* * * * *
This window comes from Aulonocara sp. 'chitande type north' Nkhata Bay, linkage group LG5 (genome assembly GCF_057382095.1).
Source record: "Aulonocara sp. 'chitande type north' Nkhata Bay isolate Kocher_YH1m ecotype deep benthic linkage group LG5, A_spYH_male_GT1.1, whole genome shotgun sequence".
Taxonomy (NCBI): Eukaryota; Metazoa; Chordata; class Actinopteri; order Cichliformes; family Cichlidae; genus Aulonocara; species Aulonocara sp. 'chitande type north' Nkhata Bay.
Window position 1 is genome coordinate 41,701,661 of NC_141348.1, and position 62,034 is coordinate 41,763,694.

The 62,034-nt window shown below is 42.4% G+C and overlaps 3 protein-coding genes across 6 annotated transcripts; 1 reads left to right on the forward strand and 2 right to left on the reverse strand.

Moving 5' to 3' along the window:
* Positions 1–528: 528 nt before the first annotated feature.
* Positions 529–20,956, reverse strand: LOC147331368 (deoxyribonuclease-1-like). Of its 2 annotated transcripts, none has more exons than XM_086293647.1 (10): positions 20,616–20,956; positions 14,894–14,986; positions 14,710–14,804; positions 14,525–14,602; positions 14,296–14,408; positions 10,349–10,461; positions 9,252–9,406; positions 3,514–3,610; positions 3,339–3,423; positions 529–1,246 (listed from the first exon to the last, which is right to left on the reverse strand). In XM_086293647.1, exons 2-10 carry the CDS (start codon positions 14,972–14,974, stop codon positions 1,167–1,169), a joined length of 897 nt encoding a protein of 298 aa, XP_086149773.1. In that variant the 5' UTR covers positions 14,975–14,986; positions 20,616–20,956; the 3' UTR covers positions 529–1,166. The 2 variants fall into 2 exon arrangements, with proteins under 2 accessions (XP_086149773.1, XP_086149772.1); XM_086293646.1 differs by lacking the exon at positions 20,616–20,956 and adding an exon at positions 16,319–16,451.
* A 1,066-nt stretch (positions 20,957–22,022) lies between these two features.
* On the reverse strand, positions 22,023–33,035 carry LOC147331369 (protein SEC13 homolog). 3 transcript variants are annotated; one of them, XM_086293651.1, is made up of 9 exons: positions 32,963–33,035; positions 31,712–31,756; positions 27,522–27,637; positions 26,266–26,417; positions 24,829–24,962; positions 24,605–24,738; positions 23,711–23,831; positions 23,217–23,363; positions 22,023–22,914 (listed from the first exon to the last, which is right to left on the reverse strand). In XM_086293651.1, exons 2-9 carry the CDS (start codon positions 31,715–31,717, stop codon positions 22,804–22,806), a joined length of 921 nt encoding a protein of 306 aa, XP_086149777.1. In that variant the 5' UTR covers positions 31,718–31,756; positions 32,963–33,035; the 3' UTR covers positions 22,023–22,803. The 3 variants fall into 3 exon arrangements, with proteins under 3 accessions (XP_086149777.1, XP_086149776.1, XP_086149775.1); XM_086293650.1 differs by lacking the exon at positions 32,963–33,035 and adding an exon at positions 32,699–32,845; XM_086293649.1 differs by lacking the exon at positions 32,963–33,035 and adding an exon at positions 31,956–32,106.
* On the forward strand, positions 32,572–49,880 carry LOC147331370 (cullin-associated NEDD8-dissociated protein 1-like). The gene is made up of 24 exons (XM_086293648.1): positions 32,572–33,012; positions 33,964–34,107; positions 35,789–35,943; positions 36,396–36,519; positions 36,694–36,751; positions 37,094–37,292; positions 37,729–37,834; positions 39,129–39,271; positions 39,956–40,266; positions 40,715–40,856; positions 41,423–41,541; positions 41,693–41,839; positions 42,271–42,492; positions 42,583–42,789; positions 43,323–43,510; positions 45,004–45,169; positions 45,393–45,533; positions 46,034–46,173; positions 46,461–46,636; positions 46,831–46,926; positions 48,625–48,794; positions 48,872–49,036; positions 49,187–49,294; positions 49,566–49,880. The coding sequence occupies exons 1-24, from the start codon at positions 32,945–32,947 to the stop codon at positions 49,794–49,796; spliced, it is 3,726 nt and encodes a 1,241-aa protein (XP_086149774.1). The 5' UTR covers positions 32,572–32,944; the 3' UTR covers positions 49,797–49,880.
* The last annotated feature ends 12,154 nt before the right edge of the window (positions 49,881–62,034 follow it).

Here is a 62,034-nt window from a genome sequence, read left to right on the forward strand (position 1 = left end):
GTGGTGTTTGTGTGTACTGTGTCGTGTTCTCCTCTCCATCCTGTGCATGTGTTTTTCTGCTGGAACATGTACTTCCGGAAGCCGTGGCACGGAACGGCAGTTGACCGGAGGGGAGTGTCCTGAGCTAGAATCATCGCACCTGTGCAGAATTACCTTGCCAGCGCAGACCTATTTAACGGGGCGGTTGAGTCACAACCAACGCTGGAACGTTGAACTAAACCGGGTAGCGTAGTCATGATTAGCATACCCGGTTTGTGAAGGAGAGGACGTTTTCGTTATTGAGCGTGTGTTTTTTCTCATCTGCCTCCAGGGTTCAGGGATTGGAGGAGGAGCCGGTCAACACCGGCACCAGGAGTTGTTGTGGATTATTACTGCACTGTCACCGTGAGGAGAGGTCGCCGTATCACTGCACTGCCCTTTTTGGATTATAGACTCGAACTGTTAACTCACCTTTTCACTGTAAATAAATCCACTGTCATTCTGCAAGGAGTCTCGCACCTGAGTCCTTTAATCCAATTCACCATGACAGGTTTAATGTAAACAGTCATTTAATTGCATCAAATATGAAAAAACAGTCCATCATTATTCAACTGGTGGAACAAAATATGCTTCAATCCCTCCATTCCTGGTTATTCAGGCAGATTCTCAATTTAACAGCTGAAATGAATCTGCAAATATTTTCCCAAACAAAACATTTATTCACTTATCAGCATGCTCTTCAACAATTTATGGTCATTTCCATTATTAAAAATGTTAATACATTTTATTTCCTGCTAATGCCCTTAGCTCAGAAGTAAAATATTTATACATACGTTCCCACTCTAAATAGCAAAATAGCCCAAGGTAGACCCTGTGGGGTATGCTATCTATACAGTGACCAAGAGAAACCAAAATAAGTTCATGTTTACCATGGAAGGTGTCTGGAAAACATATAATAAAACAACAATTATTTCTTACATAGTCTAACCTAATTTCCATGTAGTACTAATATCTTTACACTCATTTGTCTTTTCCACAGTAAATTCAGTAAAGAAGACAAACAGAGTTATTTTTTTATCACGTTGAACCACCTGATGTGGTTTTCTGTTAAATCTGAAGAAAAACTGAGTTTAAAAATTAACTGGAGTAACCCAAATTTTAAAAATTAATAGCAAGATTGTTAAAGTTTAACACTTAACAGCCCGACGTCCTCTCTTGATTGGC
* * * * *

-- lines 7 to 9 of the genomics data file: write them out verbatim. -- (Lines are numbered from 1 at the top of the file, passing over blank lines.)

* Positions 1–528: 528 nt before the first annotated feature.
* Positions 529–20,956, reverse strand: LOC147331368 (deoxyribonuclease-1-like). Of its 2 annotated transcripts, none has more exons than XM_086293647.1 (10): positions 20,616–20,956; positions 14,894–14,986; positions 14,710–14,804; positions 14,525–14,602; positions 14,296–14,408; positions 10,349–10,461; positions 9,252–9,406; positions 3,514–3,610; positions 3,339–3,423; positions 529–1,246 (listed from the first exon to the last, which is right to left on the reverse strand). In XM_086293647.1, exons 2-10 carry the CDS (start codon positions 14,972–14,974, stop codon positions 1,167–1,169), a joined length of 897 nt encoding a protein of 298 aa, XP_086149773.1. In that variant the 5' UTR covers positions 14,975–14,986; positions 20,616–20,956; the 3' UTR covers positions 529–1,166. The 2 variants fall into 2 exon arrangements, with proteins under 2 accessions (XP_086149773.1, XP_086149772.1); XM_086293646.1 differs by lacking the exon at positions 20,616–20,956 and adding an exon at positions 16,319–16,451.
* A 1,066-nt stretch (positions 20,957–22,022) lies between these two features.